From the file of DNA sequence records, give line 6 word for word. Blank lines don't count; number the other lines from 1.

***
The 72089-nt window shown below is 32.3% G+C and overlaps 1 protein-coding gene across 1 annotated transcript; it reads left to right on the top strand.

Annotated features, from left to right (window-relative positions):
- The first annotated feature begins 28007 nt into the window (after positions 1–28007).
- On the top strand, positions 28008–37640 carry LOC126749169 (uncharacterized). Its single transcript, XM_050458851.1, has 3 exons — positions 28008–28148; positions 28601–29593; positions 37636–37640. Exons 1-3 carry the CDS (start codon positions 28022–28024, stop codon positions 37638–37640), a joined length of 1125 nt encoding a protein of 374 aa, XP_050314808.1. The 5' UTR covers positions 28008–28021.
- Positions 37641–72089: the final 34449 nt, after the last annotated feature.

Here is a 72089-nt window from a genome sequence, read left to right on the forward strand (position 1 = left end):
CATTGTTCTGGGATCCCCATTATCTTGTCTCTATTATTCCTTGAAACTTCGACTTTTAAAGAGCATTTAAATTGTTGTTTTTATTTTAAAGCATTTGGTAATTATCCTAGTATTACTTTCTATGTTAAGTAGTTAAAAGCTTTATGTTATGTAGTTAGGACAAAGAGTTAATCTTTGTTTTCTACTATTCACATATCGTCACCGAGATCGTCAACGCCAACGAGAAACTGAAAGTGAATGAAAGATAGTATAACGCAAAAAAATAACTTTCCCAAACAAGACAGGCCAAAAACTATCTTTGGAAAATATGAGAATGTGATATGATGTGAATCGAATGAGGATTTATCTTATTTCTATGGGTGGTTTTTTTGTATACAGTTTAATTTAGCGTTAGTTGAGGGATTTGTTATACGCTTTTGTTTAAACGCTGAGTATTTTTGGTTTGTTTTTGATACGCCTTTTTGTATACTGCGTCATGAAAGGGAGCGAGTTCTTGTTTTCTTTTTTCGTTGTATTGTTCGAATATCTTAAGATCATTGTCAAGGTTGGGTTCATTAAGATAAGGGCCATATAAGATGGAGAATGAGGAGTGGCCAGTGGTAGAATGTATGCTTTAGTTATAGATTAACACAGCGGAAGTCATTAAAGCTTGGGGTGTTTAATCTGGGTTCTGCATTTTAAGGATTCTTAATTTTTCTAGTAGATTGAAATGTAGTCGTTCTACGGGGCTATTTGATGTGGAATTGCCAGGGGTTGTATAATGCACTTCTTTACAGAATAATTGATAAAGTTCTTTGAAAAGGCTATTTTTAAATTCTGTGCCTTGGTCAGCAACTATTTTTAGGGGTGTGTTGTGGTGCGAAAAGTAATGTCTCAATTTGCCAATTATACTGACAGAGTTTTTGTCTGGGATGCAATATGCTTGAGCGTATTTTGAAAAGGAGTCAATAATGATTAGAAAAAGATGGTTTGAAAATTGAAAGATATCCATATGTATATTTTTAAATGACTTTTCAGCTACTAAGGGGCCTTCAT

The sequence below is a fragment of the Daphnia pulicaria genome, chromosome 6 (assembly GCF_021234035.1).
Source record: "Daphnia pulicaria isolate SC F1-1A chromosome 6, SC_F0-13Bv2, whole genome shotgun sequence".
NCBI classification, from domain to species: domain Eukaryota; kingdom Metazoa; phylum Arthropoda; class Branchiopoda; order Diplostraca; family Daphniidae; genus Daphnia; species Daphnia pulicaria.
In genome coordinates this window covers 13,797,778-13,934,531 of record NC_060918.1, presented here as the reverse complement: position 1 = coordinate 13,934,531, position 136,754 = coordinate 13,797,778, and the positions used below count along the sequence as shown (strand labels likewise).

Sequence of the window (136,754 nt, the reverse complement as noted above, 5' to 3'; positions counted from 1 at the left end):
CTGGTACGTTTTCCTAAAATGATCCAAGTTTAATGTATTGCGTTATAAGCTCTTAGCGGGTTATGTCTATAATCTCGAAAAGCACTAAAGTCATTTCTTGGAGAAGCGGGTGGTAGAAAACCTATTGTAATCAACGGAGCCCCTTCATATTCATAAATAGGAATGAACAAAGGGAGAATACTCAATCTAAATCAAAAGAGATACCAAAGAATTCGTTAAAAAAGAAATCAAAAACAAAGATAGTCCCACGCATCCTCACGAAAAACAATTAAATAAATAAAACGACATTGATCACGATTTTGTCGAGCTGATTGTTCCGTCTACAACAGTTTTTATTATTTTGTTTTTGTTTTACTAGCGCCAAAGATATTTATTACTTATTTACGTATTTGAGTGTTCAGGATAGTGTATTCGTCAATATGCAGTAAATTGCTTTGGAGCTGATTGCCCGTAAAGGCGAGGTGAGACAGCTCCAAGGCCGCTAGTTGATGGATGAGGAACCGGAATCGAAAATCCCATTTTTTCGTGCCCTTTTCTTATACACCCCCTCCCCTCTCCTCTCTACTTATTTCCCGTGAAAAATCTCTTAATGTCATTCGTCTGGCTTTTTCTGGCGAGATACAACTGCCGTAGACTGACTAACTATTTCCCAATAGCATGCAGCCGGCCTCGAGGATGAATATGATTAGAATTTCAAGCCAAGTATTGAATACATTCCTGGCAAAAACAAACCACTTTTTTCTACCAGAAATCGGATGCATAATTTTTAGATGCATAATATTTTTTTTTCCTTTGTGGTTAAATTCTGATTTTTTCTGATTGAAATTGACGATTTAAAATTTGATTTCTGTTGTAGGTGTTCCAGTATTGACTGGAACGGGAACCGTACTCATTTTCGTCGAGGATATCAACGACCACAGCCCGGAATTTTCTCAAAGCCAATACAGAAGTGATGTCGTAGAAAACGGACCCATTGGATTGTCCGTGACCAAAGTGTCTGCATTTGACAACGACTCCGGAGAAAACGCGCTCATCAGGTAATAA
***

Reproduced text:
Here is a 72089-nt window from a genome sequence, read left to right on the forward strand (position 1 = left end):